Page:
Note that the distinction of undirected and directed networks can have significant consequences to analysis. Directionality of edges can dramatiacally change a network structure, so algorithms designed for undirected networks will produce unlikely results. Be careful with the algorithms you use and the networks you create.

Bipartite & k-partite

Most basic networks can only support one kind of node type—think of connections among co-authors on a book. This network would not, however, connect both books and authors in the same network. Network theory assumes that nodes in a network are of the same type, thus limiting the kinds of analysis one can do with a network. Furthermore, network scientists have not yet created many algorithms for dealing with multimodal networks. We’re limited by theory and practice.

We can, however, take advantage of what is called a bipartite network, an especially useful concept for humanistic and social science data. These bimodal networks support two node types, but note that edges in these kind of networks must only allow edges beteween types, not edges within types. That means we can draw a connection between book authors and the books they’ve authored.

If generalized far enough, a network can be a multimodal or k-partite network. These networks represent various types of nodes that can feature only links between similar types. But, again, we’re limited in the number of algorithms we can use for analysing k-partite networks. You will need to control the complexity of your network data to meaningfully extract information or run it through network software packages.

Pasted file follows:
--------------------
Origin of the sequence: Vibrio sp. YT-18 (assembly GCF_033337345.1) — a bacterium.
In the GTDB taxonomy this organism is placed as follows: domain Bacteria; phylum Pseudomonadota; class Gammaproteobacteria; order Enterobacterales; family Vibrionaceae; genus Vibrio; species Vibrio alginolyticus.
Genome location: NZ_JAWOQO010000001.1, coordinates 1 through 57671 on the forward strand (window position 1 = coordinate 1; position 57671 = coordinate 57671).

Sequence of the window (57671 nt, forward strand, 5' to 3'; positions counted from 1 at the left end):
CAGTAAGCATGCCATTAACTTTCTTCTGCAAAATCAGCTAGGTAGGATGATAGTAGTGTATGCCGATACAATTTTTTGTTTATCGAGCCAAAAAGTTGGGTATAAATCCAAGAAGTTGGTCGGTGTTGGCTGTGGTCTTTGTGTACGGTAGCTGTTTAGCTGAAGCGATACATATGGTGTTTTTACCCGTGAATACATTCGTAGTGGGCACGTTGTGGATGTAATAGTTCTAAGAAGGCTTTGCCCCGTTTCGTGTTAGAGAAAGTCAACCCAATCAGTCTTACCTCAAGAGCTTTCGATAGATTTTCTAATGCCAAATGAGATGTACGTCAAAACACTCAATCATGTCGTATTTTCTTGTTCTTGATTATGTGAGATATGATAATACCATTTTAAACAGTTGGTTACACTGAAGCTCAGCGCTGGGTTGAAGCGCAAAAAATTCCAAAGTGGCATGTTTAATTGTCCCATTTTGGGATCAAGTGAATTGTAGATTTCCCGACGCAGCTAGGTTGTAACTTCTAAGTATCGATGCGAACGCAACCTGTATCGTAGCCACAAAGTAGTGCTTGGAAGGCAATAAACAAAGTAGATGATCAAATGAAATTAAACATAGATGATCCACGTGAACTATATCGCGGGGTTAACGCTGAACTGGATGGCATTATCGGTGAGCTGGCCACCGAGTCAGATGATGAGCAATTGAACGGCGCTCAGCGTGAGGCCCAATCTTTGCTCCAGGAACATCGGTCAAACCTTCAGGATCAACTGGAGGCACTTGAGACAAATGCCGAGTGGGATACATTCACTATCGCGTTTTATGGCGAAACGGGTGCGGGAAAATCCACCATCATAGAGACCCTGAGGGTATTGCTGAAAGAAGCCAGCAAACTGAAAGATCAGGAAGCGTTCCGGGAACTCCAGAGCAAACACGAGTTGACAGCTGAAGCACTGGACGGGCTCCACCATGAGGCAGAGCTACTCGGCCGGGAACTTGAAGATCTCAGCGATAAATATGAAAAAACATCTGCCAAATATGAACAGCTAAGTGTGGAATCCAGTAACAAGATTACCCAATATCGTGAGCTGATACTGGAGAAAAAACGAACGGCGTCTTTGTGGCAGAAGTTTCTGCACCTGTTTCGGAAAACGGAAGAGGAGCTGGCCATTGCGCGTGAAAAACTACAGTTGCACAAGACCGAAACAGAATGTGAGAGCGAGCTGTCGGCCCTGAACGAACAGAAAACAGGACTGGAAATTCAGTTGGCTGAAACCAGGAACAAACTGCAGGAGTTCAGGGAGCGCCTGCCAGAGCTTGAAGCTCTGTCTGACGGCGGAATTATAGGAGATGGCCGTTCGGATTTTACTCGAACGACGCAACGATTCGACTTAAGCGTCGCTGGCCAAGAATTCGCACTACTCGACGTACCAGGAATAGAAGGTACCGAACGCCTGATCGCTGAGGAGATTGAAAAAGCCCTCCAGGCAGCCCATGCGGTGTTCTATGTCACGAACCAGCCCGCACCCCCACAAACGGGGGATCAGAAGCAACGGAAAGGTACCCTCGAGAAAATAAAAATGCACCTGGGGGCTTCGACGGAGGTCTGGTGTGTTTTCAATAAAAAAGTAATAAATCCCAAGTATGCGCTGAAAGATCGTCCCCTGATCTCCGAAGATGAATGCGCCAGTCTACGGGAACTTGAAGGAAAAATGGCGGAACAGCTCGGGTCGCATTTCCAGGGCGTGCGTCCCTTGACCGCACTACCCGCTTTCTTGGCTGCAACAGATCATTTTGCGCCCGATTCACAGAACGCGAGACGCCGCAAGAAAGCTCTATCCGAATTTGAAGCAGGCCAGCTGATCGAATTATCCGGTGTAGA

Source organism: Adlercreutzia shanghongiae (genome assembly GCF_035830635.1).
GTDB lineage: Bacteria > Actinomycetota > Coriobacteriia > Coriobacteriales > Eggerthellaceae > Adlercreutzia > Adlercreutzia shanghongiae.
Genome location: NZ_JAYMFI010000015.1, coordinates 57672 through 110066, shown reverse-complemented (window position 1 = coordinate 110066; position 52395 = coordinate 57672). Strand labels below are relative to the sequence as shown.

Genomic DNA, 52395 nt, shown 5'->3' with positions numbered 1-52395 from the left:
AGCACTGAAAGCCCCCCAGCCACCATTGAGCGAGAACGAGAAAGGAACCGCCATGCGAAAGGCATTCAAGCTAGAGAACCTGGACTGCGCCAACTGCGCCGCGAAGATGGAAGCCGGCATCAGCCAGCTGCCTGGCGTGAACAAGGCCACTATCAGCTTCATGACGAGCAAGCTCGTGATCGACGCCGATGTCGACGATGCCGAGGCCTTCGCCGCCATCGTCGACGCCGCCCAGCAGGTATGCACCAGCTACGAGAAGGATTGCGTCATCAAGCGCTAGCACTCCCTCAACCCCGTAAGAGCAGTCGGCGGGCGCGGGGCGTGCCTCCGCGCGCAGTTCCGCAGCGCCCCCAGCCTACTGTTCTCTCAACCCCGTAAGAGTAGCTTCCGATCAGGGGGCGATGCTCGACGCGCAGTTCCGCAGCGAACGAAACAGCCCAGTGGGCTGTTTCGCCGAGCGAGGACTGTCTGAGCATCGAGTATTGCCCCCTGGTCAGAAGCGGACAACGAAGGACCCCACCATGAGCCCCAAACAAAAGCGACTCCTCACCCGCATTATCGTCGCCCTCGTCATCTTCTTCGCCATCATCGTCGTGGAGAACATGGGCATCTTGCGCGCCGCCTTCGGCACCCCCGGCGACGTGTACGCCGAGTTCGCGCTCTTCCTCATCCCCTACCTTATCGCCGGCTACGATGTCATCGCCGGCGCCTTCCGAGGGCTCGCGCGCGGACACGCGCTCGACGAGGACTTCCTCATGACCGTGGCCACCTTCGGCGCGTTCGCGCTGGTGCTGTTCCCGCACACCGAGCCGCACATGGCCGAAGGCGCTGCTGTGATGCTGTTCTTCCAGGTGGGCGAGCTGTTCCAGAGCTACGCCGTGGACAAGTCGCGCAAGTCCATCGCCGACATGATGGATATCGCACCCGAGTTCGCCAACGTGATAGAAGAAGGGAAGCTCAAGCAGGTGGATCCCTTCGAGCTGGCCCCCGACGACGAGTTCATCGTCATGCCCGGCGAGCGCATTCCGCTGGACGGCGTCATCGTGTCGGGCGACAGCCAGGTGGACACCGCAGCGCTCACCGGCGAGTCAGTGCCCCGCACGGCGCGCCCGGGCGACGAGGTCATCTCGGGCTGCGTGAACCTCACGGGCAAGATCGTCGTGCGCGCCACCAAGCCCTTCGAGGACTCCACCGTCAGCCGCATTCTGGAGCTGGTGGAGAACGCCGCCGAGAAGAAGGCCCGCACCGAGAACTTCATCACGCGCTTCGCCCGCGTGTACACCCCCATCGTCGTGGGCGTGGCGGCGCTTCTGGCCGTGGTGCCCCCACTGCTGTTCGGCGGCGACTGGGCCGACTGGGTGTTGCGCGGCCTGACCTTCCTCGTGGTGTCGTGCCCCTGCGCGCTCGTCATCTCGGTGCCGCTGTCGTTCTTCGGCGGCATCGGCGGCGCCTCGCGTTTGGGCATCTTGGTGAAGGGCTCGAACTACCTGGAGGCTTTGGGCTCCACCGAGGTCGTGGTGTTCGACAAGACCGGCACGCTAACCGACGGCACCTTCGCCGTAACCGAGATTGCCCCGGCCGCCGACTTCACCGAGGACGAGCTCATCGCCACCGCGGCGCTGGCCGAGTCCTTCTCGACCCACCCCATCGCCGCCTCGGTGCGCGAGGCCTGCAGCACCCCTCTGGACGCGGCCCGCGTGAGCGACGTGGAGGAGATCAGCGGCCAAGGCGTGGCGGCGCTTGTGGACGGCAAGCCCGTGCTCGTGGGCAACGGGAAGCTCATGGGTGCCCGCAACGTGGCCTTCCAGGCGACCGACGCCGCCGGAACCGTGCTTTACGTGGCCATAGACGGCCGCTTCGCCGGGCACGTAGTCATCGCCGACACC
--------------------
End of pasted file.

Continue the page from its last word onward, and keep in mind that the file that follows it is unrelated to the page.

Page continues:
A few metrics


Digital scholars are often interested in the importance of particular nodes to a network, such as intellectuals whose ideas are important to a Republic of Letters or cities that are frequently traveled through. The network metric used for analysing this phenomenon is called centrality (when edge directionality is not relevant) or prestige (when edge directionality is relevant). One measure of centrality called degree centrality which measures the number of edges connected to a node. The greater the number of connections, the greater the centrality. This measure is usually a good indicator of how many neighbors a node has, but as networks scale in size the measure begins to lose its meaningfulness.

Network scientists have created more complex measures of centrality including betweenness centrality and closeness centrality. These measures not only look at the local centrality of a node but contextualizes that measure with the rest of the network. For example, assume a network of roads and cities. A city with the highest betweenness measure, for example, would represent the shortest path between all node pairs in the network.